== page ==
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Optical Spectroscopy at Worcester Polytechnic Institute

The Ultrafast THz and Optical Spectroscopy Lab at Worcester Polytechnic Institute makes vibration concerns irrelevant with TMC's custom product. 

Professor Lyubov Titova’s Ultrafast THz and Optical Spectroscopy Lab at Worcester Polytechnic Institute (WPI) is part of the WPI Energy Research Group. The lab conducts cutting-edge experiments in ultrafast optical spectroscopy and terahertz spectroscopy to probe the dynamics of photo-excited charge carriers in nanomaterials with applications in photovoltaics, optoelectronics, and THz photonics.

Previously, the lab was located in the basement of one of the university’s research buildings, which was ideal for controlling floor vibration. Unfortunately, the lab’s experiments are very sensitive to temperature and humidity, which weren’t well controlled in the basement. The lab moved its experimental equipment to the fourth floor of a newly constructed building. Though this location had excellent temperature and humidity control, it had much worse floor vibration than the basement location. In fact, the floor vibration was so bad that the lab was unable to run any experiments.

Lyubov Titova

TMC worked with Dr. Titova and her group to develop a customized vibration control system to support the optical equipment used for the lab’s experiments. The chosen solution was TMC’s LaserTable-Base™ with a novel L-shaped design, which combines two stages of vibration control, allowing them to work in conjunction for Dr. Titova’s lab-specific experimental setup.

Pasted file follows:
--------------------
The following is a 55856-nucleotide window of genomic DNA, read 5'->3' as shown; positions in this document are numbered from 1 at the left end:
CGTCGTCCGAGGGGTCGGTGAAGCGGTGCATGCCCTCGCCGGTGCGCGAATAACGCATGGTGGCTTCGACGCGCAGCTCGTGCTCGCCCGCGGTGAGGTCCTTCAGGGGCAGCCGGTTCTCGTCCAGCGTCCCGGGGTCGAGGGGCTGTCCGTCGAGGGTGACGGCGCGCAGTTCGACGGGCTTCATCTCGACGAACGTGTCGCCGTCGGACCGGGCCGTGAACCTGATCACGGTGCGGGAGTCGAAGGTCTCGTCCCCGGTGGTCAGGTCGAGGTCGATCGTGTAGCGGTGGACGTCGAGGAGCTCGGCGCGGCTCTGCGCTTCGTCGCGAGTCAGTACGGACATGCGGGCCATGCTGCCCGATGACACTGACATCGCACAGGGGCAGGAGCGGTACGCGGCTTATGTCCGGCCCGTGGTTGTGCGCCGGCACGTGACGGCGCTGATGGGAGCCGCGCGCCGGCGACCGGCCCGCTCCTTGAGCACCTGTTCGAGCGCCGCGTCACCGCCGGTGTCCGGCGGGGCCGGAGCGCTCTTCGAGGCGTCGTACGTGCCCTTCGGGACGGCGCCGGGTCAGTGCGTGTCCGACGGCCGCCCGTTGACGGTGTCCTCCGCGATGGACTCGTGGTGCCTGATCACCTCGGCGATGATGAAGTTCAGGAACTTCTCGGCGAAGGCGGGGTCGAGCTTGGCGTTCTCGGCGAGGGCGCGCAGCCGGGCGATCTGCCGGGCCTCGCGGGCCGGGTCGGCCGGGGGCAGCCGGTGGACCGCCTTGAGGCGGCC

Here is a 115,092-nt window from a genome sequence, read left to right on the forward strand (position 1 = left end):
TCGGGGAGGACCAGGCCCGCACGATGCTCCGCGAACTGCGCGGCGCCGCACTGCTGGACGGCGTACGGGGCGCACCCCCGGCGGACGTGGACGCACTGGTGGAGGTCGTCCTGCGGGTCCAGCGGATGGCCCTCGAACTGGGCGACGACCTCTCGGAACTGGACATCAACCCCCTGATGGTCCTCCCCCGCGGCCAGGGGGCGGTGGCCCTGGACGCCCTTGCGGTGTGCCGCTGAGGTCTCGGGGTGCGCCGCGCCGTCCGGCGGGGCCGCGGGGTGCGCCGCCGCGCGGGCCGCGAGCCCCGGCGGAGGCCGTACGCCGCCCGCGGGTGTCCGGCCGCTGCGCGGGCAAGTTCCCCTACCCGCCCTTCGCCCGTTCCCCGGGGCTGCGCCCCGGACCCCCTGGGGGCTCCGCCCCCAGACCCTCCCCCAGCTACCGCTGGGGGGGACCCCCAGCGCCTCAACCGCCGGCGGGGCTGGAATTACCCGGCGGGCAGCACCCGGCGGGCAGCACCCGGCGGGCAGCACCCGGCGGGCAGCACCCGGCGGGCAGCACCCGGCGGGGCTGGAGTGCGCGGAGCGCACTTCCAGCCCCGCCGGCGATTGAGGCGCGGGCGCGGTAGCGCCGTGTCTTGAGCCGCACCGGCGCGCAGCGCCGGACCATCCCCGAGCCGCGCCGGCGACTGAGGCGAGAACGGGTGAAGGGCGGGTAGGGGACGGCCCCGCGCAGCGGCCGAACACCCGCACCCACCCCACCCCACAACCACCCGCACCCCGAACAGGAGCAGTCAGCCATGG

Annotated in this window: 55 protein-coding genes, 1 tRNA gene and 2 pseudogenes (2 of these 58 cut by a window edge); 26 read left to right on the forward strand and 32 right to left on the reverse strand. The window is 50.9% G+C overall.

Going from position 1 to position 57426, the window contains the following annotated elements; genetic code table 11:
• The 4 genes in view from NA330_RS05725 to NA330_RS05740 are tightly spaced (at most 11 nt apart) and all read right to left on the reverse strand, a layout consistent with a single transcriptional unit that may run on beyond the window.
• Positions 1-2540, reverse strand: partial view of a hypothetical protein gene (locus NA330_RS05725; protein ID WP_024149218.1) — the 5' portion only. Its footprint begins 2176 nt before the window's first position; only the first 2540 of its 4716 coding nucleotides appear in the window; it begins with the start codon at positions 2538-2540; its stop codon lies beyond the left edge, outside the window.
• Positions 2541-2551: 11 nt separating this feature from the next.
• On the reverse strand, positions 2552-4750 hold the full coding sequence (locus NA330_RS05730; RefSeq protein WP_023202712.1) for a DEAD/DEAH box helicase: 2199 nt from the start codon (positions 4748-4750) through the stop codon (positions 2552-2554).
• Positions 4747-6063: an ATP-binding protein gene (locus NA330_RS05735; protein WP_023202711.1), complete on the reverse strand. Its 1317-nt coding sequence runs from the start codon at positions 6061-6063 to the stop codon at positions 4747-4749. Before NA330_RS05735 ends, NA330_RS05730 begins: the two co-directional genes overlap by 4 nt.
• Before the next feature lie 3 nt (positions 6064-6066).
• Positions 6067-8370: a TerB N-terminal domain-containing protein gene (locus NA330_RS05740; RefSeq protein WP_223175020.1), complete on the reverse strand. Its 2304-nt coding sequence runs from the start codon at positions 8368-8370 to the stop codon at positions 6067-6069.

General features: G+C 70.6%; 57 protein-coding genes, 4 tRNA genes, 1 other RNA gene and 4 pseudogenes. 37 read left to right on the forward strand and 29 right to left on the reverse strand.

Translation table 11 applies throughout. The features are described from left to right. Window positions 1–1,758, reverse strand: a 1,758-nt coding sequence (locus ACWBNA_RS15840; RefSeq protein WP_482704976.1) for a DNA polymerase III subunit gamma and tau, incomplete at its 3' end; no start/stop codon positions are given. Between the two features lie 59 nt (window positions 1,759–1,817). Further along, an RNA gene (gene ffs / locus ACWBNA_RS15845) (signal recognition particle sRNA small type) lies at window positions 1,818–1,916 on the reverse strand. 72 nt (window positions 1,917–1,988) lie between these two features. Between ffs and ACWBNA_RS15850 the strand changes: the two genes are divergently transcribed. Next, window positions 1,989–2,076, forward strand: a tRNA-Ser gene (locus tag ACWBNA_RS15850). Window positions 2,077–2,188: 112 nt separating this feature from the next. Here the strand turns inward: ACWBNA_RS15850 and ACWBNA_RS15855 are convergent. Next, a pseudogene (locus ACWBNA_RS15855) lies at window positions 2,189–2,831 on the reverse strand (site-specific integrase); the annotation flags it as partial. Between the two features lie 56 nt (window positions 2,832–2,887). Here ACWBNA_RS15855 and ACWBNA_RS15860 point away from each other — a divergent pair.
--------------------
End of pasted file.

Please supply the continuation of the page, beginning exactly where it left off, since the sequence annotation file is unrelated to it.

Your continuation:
The LaserTable-Base is a two-stage vibration control solution. Typically, optical tables are supported by pneumatic vibration isolation systems. Though very effective at isolating high frequencies, these passive systems will amplify vibration in the critical 1 to 3 Hz range.

TMC’s STACIS® technology overcomes these limitations through proprietary technology that incorporates piezoelectric actuators and inertial vibration sensors to cancel—not amplify—very low-frequency vibration. When LaserTable-Base combines air and STACIS into one integrated cancellation system, the result is vibration cancellation at very low frequencies and unprecedented levels of high-frequency isolation due to the combined effect of two isolation systems in series.

The vibration on the fourth floor of the university research building was such that Dr. Titova’s group could not run their experiments, particularly with a commuter train and highway traffic just outside the building. Some of the lab’s measurements take a long time, so it wasn’t practical to try to time them based on the train schedule.

The LaserTable-Base base made these vibration concerns irrelevant. In addition to enjoying temperature and humidity control suitable for its experiments, the lab is now able to replicate the same vibration isolation it used to achieve from the solid floor in the basement of the former building. The lab group can now run experiments whenever they choose and be sure they are protected from external vibration.

To download the application note, click here.